I also never book more than 2 showings per day.  I will show a property 2 times per week when empty and 1 time per week when tenant occupied. I only show properties by appointment on weekends and only 1 day either Saturday or Sunday and either in morning or afternoon.  I am not going to work every weekend.  Some companies check out keys to prospects and that is one way to manage your time.  I personally like to show properties it is part of my screening process.


On my daily calendar I never have more than 2 appointments per day.  This allows for those unexpected visits from Owners or Tenants or potential prospects without throwing your entire day off. It also allows for emergencies to happen and you are able to just go with the flow.


Have checklists for everything so that if you do get interrupted you are able to get back to what you were doing more quickly. Have procedures in place for all the things you do over and over again so you aren’t having to create the wheel from scratch each time. I have a folder called Sample Letters and they are templates that I just modify and use again and again.


At the end of every day my desk is clean, my inbox is ready for the next day.  I have reviewed my calendar and confirmed my appointments for the next day.  I already know what I am going to do the following morning when I arrive in the office.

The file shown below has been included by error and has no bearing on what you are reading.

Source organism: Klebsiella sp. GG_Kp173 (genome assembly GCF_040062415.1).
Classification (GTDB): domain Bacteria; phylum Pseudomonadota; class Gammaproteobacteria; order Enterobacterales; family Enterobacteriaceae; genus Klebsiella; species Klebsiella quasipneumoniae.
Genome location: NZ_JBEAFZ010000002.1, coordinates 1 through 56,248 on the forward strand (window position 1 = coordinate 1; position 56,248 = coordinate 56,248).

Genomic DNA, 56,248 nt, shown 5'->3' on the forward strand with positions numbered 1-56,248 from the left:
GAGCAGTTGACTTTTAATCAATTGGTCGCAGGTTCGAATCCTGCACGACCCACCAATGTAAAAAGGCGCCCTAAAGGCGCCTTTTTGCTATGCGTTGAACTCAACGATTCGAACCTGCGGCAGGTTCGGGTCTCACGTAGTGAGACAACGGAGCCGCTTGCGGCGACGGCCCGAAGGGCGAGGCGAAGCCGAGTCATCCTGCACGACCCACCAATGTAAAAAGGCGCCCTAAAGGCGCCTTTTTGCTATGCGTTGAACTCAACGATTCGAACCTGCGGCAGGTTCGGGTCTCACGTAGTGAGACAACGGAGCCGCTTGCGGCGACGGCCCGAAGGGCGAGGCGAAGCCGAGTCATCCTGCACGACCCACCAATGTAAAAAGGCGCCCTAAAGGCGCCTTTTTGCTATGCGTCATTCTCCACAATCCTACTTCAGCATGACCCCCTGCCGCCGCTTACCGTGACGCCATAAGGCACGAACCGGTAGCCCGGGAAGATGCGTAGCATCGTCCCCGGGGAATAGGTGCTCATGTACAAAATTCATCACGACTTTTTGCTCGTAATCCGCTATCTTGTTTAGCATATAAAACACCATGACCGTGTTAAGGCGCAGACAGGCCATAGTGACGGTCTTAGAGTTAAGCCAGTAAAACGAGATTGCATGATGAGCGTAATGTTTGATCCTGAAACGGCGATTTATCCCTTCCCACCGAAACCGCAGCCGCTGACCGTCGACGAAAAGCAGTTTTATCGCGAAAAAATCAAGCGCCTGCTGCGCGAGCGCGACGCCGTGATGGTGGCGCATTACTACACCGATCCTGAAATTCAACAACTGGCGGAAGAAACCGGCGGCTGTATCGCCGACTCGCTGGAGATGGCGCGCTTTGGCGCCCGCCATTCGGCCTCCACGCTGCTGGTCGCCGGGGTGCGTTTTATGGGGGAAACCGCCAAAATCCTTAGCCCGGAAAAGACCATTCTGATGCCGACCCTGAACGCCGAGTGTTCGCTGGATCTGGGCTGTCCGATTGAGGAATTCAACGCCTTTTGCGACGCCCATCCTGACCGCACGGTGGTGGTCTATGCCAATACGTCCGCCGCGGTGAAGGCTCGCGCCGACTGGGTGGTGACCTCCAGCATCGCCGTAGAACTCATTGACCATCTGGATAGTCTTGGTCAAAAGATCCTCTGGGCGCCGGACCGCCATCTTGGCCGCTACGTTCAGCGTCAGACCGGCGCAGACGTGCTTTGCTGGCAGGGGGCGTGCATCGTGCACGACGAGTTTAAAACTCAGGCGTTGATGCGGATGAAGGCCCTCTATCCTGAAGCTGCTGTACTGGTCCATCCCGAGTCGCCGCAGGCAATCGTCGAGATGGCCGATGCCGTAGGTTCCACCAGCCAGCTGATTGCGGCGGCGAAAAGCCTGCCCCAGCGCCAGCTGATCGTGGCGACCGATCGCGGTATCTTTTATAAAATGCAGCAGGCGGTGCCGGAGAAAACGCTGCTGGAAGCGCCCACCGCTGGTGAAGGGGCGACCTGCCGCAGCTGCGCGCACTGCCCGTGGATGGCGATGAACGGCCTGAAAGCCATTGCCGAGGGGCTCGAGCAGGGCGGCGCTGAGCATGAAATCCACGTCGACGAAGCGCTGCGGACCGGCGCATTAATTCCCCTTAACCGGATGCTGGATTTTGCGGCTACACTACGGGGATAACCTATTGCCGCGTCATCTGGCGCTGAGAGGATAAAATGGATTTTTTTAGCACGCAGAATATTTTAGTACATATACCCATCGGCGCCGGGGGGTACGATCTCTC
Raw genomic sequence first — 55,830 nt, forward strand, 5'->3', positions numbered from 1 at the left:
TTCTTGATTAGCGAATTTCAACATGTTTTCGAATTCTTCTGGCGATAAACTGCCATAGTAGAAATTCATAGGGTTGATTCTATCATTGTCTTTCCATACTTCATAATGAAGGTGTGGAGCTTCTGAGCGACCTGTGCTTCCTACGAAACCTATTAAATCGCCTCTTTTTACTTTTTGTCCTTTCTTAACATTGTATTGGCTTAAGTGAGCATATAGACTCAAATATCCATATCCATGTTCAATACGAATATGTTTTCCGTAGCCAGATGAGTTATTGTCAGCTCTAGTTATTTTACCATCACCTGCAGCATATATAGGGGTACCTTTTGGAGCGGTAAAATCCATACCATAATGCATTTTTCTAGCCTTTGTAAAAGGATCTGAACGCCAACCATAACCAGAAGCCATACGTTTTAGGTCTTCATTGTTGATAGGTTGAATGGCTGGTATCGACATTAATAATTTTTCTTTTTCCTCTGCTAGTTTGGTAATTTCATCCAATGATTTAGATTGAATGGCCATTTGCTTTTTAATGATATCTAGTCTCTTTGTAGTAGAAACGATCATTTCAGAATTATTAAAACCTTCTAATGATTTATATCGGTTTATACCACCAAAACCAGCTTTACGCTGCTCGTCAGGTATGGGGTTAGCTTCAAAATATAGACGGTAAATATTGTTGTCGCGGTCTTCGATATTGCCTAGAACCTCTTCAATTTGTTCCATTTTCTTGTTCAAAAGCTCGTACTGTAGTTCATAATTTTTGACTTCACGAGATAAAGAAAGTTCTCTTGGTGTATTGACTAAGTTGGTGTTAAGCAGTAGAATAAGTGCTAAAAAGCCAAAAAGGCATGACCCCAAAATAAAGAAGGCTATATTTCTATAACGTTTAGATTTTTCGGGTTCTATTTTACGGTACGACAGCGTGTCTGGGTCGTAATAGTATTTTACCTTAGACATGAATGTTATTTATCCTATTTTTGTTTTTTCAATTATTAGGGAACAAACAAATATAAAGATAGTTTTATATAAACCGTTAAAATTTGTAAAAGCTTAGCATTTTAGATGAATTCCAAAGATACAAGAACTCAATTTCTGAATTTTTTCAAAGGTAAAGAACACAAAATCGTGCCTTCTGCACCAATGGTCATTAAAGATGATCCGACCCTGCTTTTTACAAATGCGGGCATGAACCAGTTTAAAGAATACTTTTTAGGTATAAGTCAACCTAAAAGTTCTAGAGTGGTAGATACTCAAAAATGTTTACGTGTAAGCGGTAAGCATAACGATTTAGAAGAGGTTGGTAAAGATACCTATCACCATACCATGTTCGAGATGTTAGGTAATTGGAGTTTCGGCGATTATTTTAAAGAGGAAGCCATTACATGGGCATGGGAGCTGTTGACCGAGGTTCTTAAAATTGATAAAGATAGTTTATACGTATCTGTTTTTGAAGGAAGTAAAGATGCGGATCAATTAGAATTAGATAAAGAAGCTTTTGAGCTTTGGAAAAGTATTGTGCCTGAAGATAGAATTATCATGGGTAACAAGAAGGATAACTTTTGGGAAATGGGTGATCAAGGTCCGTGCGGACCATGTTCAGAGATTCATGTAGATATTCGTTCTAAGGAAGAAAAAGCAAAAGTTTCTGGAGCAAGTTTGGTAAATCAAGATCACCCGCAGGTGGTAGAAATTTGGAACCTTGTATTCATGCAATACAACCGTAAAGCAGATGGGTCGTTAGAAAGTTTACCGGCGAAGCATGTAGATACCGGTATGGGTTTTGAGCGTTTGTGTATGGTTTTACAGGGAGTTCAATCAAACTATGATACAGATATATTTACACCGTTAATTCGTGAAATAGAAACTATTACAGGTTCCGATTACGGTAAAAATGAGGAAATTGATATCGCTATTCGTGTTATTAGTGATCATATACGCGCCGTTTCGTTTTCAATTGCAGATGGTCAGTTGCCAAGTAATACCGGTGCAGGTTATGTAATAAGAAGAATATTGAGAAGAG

In summary you need to know your end-game then work towards it.  If you grow just to grow you will never celebrate the milestones and you will burnout and possibly make less money than when you were a one person shop.


Be focused in everything you do. Block your time so you work on one thing at a time.  It also will allow you to be able to absorb the emergencies and the pop-ins that happen regularly.  I love seeing my clients and I want them to feel I always have time for them so create the time in your schedule.


Try the phone and email batching and see how much time is freed up for other more important tasks.


The most important thing to do as a business owner is to build the business and get new clients and then make sure they are taken care of.  I am a firm believer in making a profit.  I am not ashamed for being profitable because it allows me to live a good life, save for retirement, hire local people in my community and provide a valuable service to Owners and Tenants alike.


Success breeds success.  You become successful by being organized and focused on important tasks.  I read voraciously and one of the best reads for me has been The One Thing, by Gary Keller.  The entire premise of the book is to focus on one thing at a time.  That is what he did and it catapulted Keller Williams Real Estate into one of the largest and most successful companies in the industry.


Try just one recommendation here for a week and let me know how it worked for you.


Hope to see you with that Margarita enjoying some new found free time.